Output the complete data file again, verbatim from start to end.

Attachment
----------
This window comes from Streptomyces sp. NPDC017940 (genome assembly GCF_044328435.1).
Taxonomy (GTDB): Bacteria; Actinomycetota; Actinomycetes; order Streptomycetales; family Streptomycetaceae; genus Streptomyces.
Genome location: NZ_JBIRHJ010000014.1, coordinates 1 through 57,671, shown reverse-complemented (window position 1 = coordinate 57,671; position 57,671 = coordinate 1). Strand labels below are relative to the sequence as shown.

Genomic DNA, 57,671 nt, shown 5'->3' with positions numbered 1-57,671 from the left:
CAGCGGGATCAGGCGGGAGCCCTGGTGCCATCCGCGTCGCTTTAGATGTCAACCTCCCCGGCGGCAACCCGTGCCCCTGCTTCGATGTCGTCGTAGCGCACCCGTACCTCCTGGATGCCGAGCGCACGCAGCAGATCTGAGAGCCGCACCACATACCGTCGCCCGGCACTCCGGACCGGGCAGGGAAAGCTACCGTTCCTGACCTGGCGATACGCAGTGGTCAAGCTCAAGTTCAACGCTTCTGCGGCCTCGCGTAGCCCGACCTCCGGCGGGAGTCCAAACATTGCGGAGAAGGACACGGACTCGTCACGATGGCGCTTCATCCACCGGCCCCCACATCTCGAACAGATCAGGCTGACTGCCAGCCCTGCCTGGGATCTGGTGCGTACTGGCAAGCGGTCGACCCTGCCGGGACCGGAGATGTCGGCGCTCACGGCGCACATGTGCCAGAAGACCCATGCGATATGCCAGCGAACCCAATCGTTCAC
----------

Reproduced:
This window comes from Streptomyces sp. NPDC017940 (genome assembly GCF_044328435.1).
Taxonomy (GTDB): Bacteria; Actinomycetota; Actinomycetes; order Streptomycetales; family Streptomycetaceae; genus Streptomyces.
Genome location: NZ_JBIRHJ010000014.1, coordinates 1 through 57,671, shown reverse-complemented (window position 1 = coordinate 57,671; position 57,671 = coordinate 1). Strand labels below are relative to the sequence as shown.

Genomic DNA, 57,671 nt, shown 5'->3' with positions numbered 1-57,671 from the left:
CAGCGGGATCAGGCGGGAGCCCTGGTGCCATCCGCGTCGCTTTAGATGTCAACCTCCCCGGCGGCAACCCGTGCCCCTGCTTCGATGTCGTCGTAGCGCACCCGTACCTCCTGGATGCCGAGCGCACGCAGCAGATCTGAGAGCCGCACCACATACCGTCGCCCGGCACTCCGGACCGGGCAGGGAAAGCTACCGTTCCTGACCTGGCGATACGCAGTGGTCAAGCTCAAGTTCAACGCTTCTGCGGCCTCGCGTAGCCCGACCTCCGGCGGGAGTCCAAACATTGCGGAGAAGGACACGGACTCGTCACGATGGCGCTTCATCCACCGGCCCCCACATCTCGAACAGATCAGGCTGACTGCCAGCCCTGCCTGGGATCTGGTGCGTACTGGCAAGCGGTCGACCCTGCCGGGACCGGAGATGTCGGCGCTCACGGCGCACATGTGCCAGAAGACCCATGCGATATGCCAGCGAACCCAATCGTTCAC